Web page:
Stark, neutral colours like white, cream or grey were another mark of Modernist architecture.

 

 Modernist Architects

Photo Credit: Wikipedia

While Le Corbusier, widely regarded as the most important architect of the 20th century, is perhaps the most well-known Modernist, another architect was actually the first to put Modern design principles into practice.

Walter Gropius, founder of the famed Bauhaus design school, pioneered Modernist architectural features such as the glass curtain wall on his building Fagus Factory in 1911. By the late 1920s, Modernism had taken hold in Europe and begun to spread to America.

While Frank Lloyd Wright refused to be associated with any one design movement, his belief that buildings should live in harmony with their surroundings – illustrated by his iconic Fallingwater – became another highly influential faction of the Modernist movement.

 

 

 

Modernism in Edmonton

 

Photo Credit: Hip Architects

 

By 1951, Modernism’s influence on Canadian architecture was evident, and Edmonton saw its first curtain wall building: the AGT Building (now known as the Legislature Annex).

Modernist projects such as the Northern Alberta Jubilee Auditorium, the Northwest Utilities Building (Milner Building) and the CN Tower soon followed.

1967 saw the construction of one of Edmonton’s most famed Modernist buildings: the award winning Stanley Engineering Building. Designed by Hemingway and Laubenthal Architecture, the building includes an exposed steel structural frame wrapped on the exterior of a curtain walled glass box.

Postmodernism and Beyond

Photo Credit: Wikipedia

Postmodernism, a reaction to the formality of Modernism, brought a shift from the flawed beliefs that one-size solutions could fit all.

The idea of progress – that we are gradually heading down a path towards a universal goal – was replaced by ideas of plurality and diversity. Not a path, but a network of connections and reconnections. Whereas Modern thought emphasized direction, order, coherence and stability, Postmodern thought emphasizes fragmentation, multiplicity and contingency.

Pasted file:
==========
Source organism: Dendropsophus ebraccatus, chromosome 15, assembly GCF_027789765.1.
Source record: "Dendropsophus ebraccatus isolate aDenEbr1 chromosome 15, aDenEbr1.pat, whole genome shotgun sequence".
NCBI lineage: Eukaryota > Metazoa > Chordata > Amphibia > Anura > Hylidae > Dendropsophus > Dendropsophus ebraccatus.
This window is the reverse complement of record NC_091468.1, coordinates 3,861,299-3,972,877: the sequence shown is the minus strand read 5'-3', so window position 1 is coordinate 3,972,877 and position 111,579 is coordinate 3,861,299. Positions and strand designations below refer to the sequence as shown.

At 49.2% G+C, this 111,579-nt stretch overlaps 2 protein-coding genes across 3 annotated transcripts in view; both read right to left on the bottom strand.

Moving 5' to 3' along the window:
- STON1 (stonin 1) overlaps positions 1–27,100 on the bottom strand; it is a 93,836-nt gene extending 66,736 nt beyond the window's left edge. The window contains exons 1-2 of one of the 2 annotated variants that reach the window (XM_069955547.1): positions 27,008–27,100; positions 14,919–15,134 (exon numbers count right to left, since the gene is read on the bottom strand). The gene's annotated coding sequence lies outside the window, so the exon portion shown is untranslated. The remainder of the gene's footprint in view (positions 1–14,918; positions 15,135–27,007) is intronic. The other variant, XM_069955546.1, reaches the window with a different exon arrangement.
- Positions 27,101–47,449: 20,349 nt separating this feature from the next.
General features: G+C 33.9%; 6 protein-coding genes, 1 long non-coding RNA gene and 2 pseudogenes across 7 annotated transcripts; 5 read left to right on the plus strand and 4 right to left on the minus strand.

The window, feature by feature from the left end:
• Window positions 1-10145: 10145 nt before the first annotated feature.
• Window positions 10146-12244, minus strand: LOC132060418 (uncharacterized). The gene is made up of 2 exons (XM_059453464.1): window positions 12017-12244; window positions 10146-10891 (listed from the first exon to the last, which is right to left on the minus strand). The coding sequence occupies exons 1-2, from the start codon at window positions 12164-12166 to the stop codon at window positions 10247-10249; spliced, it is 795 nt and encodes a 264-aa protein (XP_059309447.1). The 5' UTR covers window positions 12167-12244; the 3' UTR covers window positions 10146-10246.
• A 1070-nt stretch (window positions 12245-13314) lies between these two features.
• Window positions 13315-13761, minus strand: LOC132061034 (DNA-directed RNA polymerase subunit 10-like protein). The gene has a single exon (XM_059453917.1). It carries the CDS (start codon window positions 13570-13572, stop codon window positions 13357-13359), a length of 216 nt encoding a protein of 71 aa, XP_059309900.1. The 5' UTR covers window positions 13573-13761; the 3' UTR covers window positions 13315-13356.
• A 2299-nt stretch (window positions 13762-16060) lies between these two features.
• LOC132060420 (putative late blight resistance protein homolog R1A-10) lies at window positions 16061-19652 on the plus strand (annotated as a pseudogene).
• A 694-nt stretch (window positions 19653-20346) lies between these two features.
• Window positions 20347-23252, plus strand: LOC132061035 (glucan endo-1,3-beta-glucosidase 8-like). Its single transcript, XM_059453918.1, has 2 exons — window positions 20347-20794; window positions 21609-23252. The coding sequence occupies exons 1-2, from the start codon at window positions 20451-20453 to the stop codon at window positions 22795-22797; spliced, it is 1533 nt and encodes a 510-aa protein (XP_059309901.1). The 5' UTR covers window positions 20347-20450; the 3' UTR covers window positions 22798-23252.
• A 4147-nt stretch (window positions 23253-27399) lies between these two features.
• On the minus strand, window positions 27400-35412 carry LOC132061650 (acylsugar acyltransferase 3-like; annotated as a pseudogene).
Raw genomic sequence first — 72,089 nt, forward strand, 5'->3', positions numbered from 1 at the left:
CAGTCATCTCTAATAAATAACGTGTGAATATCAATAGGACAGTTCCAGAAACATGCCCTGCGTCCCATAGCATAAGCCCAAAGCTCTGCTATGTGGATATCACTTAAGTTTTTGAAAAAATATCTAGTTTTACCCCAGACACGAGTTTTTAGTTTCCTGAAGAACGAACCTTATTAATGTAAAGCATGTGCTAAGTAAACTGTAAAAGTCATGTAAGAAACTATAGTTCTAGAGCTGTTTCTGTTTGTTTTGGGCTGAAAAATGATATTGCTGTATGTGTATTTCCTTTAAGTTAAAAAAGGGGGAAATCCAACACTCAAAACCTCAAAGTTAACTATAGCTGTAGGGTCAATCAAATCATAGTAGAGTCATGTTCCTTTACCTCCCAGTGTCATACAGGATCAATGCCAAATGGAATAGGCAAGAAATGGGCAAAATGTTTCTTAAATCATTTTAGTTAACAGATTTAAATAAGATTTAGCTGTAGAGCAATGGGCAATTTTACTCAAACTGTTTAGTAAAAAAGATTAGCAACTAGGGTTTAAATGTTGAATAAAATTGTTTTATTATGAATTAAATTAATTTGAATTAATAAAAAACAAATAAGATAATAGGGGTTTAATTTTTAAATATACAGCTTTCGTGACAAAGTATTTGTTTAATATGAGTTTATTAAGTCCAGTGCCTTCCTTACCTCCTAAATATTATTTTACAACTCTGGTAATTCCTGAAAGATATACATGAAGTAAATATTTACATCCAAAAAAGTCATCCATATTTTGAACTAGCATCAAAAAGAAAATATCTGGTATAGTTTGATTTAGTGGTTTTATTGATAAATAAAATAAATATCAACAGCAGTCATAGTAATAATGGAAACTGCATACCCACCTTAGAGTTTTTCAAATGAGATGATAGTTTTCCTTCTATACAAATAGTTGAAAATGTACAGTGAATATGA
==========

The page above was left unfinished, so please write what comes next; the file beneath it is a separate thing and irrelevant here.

Moving into the 21st century, Postmodernism split into several different architectural styles including:

  • High-tech architecture
  • Neoclassicism
  • Deconstructivism

 

However, no single architectural style claims prominence today, perhaps proof that the plurality introduced by Postmodernism allows for more freedom of expression

A Look Into the Future

Simply known as “contemporary”, the architecture of today encompasses dozens of different styles – some highly conceptual.

Often sculptural in form, recent projects – such as Frank Gehry’s Walt Disney Concert Hall and Philip Nikandrov’s Evolution Tower – employ advanced technology and new building materials to create buildings that often resemble works of art.

And, while many of today’s buildings were designed by architects already famous in the last century, a new method of creation via collectives and multinational agencies has begun to take hold. Furthermore, with increasing importance placed on sustainable design and building practices, the future of architecture looks to be filled with innovative, forward-thinking individuals.

Who We Are, Were, and Will Become

Design Credit: Douglas Sollows Architecture

Lenmak operates with the same innovative and forward-thinking initiative. Whether it’s our cladding, roofing, trim or curtain wall systems, we too believe that diversity is key.

As for sustainability, it’s at the forefront of our minds.

For example, our Aluminaire panel systems are 100 percent recyclable, contain no harmful chemicals and are custom manufactured to reduce waste and save energy. But it’s not just about the future at Lenmak – it’s about who we are now, who we were then, and who we will become.

*Cover Image Credit: Feather